As the holiday season nears its end and we embark on the last few days of the year, it is possible, if you listen closely, to hear an audible sigh of relief.  Most years, this is the time when we begin to say our sweet goodbyes to the months that have passed, fondly reminiscing each detail, somewhat reluctant to let go.  This year, however, has many hunkering down and praying for a quick and uneventful departure of the crazy train that was 2020.  Never has the phrase, “out with the old and in with the new” felt more applicable.  While it may be true that a good portion of what lies ahead is out of our hands, there are some simple, yet effective ways to be sure that you and your home start off the new year on the right foot.

Say Goodbye to the Holiday Gear                                                                         All good things must come to an end and, sadly, that must include the giant inflatable nativity scene, featuring Snoopy and Baby Yoda (as wisemen) that you have been dazzling the neighborhood with for the past month.  A good first step into the new year is to pack up the reminisce of the last.

Dispose of trees and wreaths safely.  Live trees and holiday wreaths made from branches dry up quickly, becoming a fire hazard as the new year begins.  For many, a simple journey to the curb on trash day is all that is necessary for disposal, since many trash services will collect trees free of charge in the weeks immediately following Christmas.  Be mindful of the height of your tree, if it is taller than six feet it may need to be cut in half before it can be collected. In addition, many communities organize and facilitate tree recycling programs.  Check with your HOA or consult your community's social media page(s) to see how to take advantage of these opportunities.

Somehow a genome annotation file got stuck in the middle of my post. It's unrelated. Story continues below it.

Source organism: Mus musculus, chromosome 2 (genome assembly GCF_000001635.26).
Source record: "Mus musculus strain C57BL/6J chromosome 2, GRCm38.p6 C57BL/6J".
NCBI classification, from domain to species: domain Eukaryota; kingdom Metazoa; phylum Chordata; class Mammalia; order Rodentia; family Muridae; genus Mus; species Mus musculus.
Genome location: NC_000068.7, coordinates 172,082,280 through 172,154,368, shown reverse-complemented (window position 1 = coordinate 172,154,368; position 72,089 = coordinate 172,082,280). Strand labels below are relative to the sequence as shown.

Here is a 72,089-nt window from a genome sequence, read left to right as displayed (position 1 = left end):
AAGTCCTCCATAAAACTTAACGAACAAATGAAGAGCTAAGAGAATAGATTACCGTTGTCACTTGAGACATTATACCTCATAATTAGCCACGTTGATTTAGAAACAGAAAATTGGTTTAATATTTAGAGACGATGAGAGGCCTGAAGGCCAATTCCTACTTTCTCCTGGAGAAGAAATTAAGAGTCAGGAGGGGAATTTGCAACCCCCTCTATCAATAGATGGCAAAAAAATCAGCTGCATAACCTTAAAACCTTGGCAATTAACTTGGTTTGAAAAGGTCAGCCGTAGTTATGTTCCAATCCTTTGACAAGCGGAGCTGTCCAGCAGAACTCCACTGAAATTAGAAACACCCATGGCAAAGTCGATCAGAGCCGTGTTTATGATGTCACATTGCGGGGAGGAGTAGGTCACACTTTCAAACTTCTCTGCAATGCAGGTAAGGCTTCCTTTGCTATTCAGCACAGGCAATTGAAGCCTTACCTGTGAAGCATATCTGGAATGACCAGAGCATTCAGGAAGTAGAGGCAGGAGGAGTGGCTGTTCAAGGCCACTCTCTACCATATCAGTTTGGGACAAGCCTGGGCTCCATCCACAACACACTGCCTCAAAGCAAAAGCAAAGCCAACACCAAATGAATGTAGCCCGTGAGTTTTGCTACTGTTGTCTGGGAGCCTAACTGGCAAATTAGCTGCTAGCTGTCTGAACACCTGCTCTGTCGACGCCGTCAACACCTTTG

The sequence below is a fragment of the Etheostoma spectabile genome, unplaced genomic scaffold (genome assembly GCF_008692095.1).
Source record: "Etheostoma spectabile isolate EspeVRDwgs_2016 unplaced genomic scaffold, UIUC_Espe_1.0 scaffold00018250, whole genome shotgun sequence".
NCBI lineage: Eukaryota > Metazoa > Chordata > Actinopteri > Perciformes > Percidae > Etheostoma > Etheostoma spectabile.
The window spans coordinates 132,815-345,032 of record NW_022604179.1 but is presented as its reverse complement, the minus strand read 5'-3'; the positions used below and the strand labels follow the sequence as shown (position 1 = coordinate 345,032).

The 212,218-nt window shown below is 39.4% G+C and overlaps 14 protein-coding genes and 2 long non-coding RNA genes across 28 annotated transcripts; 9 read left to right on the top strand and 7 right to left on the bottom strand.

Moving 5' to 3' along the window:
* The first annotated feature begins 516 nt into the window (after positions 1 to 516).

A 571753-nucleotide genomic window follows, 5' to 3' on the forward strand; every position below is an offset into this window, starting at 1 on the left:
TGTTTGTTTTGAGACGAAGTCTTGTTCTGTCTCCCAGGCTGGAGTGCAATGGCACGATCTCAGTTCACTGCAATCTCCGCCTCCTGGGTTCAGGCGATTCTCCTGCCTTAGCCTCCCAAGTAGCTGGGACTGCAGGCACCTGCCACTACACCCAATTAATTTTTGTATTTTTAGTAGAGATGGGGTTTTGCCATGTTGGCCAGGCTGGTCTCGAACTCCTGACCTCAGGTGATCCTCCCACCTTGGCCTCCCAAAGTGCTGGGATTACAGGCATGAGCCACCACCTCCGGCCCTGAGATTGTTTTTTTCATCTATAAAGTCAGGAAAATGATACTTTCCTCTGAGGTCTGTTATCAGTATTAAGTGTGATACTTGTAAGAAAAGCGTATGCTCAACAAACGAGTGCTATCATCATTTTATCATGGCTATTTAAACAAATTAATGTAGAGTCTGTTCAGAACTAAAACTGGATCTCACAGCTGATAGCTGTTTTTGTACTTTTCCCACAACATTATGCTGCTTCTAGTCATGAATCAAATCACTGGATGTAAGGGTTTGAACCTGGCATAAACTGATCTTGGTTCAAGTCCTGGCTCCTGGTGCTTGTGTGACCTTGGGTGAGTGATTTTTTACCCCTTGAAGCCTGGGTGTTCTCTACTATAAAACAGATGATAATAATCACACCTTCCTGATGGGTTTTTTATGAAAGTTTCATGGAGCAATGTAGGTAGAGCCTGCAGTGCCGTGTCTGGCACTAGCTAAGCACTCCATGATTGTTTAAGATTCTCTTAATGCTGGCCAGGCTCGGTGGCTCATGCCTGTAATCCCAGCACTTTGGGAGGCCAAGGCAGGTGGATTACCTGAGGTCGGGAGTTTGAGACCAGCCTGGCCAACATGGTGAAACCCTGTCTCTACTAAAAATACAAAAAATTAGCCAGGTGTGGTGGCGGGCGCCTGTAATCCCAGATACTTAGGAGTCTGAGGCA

As you take down the lights, try to imagine yourself eleven months from now, joyfully pulling out delicately packed decor, tangle-free strings of unbroken bulbs, and inflatable friends free from holes.  Now imagine yourself, at that same moment, cursing as you slash yourself on shattered lights while unsuccessfully attempting to detangle a knotted mess, all while your treasured inflatable Santa (the one wearing the flamingo swim trunks and sunglasses) flops around pitifully as the air escapes through the various holes in his poor nylon body.  This is the moment that you decide which possible future will become your reality.  Take your time and save yourself the mental anguish and Band-Aids next year.

Replace Filters.                                                                                                         While you're making the trek to the basement to put away all of your holiday cheer, you should probably make a pitstop by your furnace.  You probably don’t give this hardworking appliance much thought.  Ideally, you shouldn’t have to.  If all is going well, then this committed companion will happily chug along without complaint, all while you keep warm and toasty.  But this relationship can’t always be completely one-sided.  Every so often, it is paramount that you give your furnace a little love and attention.  It is recommended that furnace filters be replaced every 90 days.  However, some experts recommend that, during the winter months when we are relying on our home heating systems a bit more, that this be done even more often.  Not only does your heating system work far more efficiently when filters are replaced frequently, neglecting to do so could make you sick.  According to the American College of Allergy, Asthma and Immunology, the air inside your home can be more polluted than the air outside of it, and the EPA has identified indoor air pollution as one of the top five environmental health risks.  They say that, “For people with allergies, scientific studies have shown that air filtration reduces these airborne allergens and may provide some relief.”